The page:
The career of Duke University coach Mike Krzyzewski, college basketball's all-time leader in wins, ended Saturday as his Blue Devils were eliminated in the national semifinals by bitter rival North Carolina.
The Tar Heels' 81-77 victory advanced them to Monday night's championship game in New Orleans against the Kansas Jayhawks, who beat Villanova in the other Final Four contest.
Krzyzewski and wife Mickie Krzyzewski held hands as they walked off the floor after the game that featured multiple lead changes down the stretch.
Now that he'll no longer be on the bench, Krzyzewski said he'll miss competition.
“And I’m sure that’s the thing, when I look back, that I’ll miss. I won’t be in the arena anymore," he told reporters. "But damn I was in the arena for a long time1, and these kids made my last time in the arena an amazing one.”
Having three children and 10 grandchildren, Krzyzewski said, has left him well-equipped to deal with emotional highs and lows.
"You get used to taking care of the emotions of the people you love and that you're responsible for," he said. "That’s where I’m at. I’m sure at some time I’ll deal with this (lost game) in my own way. But for right now we need to deal with our family, we’ve developed a family (with his players)."
North Carolina beat Duke in Krzyzewski's final home game, at Cameron Indoor Stadium on March 5, before ushering the Blue Devils out of the tournament on Saturday. This was the first time these storied rivals, separated by less than 11 miles, had ever met in the NCAA Tournament.
"Tonight was a battle, it was a game that the winner was going to joyous and the loser was going to be in agony," Krzyzewski said.
"That’s the type of game we expected. We would have liked to have been on the other side of it. But I’m glad about what my guys have done.”
Tar Heels coach Hubert Davis said he didn't take any particular joy ending Krzyzewski’s career.
"That's something that I've never thought about and would never think about," Davis told reporters. "All I'm thinking about are these kids, these players and I told them how happy that I get a front row seat."
Davis paid tribute to Krzyzewski, known as "Coach K" to college basketball fans, and to the thrilling game that had just unfolded.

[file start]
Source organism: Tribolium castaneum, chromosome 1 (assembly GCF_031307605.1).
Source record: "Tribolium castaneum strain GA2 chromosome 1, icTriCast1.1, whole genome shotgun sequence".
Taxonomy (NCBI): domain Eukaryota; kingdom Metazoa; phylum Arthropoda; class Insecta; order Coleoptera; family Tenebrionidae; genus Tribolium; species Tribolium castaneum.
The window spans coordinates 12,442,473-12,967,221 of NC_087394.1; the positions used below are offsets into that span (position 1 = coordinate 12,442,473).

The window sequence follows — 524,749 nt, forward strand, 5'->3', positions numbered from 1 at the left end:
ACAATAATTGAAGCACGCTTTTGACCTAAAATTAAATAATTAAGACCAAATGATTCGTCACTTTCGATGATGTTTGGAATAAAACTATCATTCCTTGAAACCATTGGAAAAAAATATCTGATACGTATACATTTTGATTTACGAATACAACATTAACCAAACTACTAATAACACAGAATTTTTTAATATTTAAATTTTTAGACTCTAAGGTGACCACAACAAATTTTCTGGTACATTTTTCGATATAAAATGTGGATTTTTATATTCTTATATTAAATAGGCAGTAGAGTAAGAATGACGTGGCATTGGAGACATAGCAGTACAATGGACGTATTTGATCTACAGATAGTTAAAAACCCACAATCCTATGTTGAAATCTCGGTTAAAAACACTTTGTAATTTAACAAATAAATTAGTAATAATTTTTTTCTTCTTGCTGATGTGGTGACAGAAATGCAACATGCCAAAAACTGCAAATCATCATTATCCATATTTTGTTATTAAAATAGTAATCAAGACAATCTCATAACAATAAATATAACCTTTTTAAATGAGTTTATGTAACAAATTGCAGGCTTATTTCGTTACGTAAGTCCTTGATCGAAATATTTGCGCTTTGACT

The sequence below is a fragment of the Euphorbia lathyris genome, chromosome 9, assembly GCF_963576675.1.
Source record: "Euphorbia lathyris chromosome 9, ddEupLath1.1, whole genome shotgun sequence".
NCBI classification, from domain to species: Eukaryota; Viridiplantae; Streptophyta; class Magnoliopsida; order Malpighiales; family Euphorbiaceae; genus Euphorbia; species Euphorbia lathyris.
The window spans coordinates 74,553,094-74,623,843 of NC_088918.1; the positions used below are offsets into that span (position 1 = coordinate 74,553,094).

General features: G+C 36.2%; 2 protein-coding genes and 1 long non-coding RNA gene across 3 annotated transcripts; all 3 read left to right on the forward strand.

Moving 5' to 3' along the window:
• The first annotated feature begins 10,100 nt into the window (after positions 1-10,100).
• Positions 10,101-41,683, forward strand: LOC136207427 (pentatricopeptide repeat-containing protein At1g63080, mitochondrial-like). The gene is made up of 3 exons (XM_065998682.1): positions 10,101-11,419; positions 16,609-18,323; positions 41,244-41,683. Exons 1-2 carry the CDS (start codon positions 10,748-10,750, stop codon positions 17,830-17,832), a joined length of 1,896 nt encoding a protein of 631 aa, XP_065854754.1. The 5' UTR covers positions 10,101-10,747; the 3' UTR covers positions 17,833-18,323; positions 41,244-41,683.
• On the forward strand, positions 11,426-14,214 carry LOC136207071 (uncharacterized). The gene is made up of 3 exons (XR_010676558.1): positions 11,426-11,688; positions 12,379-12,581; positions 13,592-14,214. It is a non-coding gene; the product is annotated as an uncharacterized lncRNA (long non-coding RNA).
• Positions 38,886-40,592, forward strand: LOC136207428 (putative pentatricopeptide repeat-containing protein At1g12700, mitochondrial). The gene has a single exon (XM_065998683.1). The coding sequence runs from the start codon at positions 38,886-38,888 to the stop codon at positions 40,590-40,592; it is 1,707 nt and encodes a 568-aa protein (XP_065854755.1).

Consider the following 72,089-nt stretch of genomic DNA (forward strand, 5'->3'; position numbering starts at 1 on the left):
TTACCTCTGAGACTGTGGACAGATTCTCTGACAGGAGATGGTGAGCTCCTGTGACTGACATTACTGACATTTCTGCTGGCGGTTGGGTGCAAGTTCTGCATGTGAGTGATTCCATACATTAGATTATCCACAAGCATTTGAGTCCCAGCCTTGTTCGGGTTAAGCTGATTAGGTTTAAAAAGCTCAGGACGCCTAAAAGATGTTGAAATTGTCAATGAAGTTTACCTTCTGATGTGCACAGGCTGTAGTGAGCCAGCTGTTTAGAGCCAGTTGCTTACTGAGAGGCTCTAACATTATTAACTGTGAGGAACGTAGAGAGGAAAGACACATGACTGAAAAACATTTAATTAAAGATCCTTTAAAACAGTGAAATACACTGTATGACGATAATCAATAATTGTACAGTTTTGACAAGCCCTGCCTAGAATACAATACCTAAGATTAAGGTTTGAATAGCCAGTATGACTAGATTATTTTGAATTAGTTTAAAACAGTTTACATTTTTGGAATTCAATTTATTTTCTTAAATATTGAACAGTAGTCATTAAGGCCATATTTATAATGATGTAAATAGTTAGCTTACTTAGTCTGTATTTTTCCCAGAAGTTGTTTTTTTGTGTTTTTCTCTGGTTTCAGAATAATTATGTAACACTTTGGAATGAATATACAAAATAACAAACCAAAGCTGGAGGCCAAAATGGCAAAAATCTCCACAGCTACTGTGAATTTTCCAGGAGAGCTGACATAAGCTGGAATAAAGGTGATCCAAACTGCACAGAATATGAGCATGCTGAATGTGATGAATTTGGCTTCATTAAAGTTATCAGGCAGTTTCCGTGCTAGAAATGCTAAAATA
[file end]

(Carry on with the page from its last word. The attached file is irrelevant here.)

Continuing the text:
"Coach K is unbelievable and that team is the best team so far that we have played," he said. "We just happened to make some more plays tonight."
The now-retired Krzyzewski ended his career with 1,202 wins and 368 losses, nearly all at Duke.
He coached five seasons at West Point, his alma mater, before being hired by Duke in the spring of 1980, where he’s been ever since.
The 75-year-old Krzyzewski announced in June that he was hanging up his whistle after 42 seasons.
Duke assistant coach Jon Scheyer, a former player who led the Blue Devils to the 2010 national title, has been tapped to take over. He was a two-time team captain and his 2,077-career points ranks 10th in school history.
This was Krzyzewski's 13th appearance at the Final Four, and his five national championships — in 1991, 1992, 2001, 2010 and 2015 — is surpassed only by John Wooden, who won 10 at UCLA.
Krzyzewski's win total is the most in major men's college hoops, ahead of Syracuse's Jim Boeheim, who is still active and has 998 triumphs.
In all divisions of the NCAA, Krzyzewski also tops Herb "Shot Doctor" Magee, who recently ended his half-century-long career at the school now known as Thomas Jefferson University, a Division II institution in Philadelphia, where he totaled 1,144 victories.
Other men's college basketball coaches with at least 1,000 wins at any four-year campus include Harry Statham (1,122) at McKendree University; Danny Miles (1,040) from Oregon Tech; and Dave Holmquist (1,023), who is still active at Biola University.
Most of Statham and Holmquist's wins and all of Miles' victories were in competition of the National Association of Intercollegiate Athletics (NAIA), an affiliation that's separate from the NCAA and made up of smaller liberal arts colleges that often have church affiliations.